A few days ago, several newspapers reported that consuming almonds would help reduce belly fat. Their reports were based on a study conducted by researchers from The Pennsylvania State University in the USA. The study findings were published in the Journal of American Heart Association this year.
What is it with almonds that they could help reduce fat levels in the body? Why were only almonds included in the study?
Who funded the almond study?
First of all, the source of funding for the study was the Almond Board of California. Hence only almonds were included in the study, and those participating in the study were given a diet of 1.5 oz of almonds every day, as opposed to controls, who received muffins of similar calorific value. It was found that not only the LDL cholesterol – sometimes referred to as the ‘bad cholesterol’ – was reduced, but also overall cholesterol levels. Further, rather surprisingly, central adiposity – or fat in abdomen, leg fat, and waist circumference – was reduced in those taking the almond diet.
Remember that high cholesterol levels, waist circumference and body mass index are some of the criteria used for determining the risk factors for cardiovascular diseases such as heart attacks and strokes. In effect, the authors concluded that including almonds in your diet regularly could help reduce heart diseases as a whole.
Almonds are good for health
Almonds are rich in polyunsaturated fatty acids, such as omega-3 and omega-6, which are considered to be good for health. Apart from this, they are also a rich source of fibres, manganese and are particularly high in vitamin E levels. Vitamin E has antioxidant properties, and prevents ageing and skin damage. Almonds therefore, it should come as no surprise, are an important part of the Mediterranean diet, which has been known to improve heart health and longevity.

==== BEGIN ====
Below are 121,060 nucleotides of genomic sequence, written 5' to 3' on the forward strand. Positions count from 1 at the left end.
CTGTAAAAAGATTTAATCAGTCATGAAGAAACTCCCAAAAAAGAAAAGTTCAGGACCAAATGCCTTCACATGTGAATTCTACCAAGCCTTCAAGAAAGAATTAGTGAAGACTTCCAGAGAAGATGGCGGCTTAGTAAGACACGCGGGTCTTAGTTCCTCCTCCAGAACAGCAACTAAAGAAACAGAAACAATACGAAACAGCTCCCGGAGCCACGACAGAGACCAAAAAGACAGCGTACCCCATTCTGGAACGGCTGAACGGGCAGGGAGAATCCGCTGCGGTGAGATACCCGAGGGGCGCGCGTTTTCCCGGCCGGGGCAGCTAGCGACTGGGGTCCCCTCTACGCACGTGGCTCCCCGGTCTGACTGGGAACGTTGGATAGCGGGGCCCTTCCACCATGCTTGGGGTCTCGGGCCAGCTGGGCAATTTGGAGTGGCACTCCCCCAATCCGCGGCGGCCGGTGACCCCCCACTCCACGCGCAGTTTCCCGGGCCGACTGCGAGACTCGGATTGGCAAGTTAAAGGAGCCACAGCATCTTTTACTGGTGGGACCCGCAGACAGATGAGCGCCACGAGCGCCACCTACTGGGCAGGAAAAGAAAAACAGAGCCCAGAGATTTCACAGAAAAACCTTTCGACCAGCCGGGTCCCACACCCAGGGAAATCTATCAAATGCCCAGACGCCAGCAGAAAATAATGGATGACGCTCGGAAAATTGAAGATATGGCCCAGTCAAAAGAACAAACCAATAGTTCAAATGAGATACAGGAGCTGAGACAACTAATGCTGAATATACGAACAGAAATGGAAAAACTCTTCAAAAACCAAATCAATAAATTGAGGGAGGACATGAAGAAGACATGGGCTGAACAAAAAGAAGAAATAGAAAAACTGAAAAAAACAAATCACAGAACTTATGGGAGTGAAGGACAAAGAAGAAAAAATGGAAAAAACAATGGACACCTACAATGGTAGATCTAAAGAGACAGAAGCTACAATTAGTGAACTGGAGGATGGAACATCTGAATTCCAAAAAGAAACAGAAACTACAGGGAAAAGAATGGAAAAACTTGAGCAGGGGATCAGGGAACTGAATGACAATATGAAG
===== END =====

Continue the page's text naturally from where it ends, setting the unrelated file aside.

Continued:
Going back to the American study, apart from the fact that it received funding from the almond board, it is worth bearing in mind that the study was conducted on a predominantly Caucasian population, which makes generalising the findings to the Indian context difficult. How far the health benefits could be attributable only to almonds is also difficult to determine from the study findings.
Alternative to almonds
Besides, 1.5 oz of almonds translates to 30-35 almonds per day, which may be a lot to consume, especially if you factor in the cost issue: a 500 g pack costs Rs 549. Is there an alternative to almonds? Yes; there are other nuts that could be equally nutritive with similar health benefits. Walnuts, macadamia nuts and hazelnuts could be worthy alternatives. If you are seeking something less expensive, then the good old groundnuts are also rich in nutrients and energy.
The bottom line, once again, is to include almonds as part of a balanced diet, something which I had touched upon in my earlier article on heart health.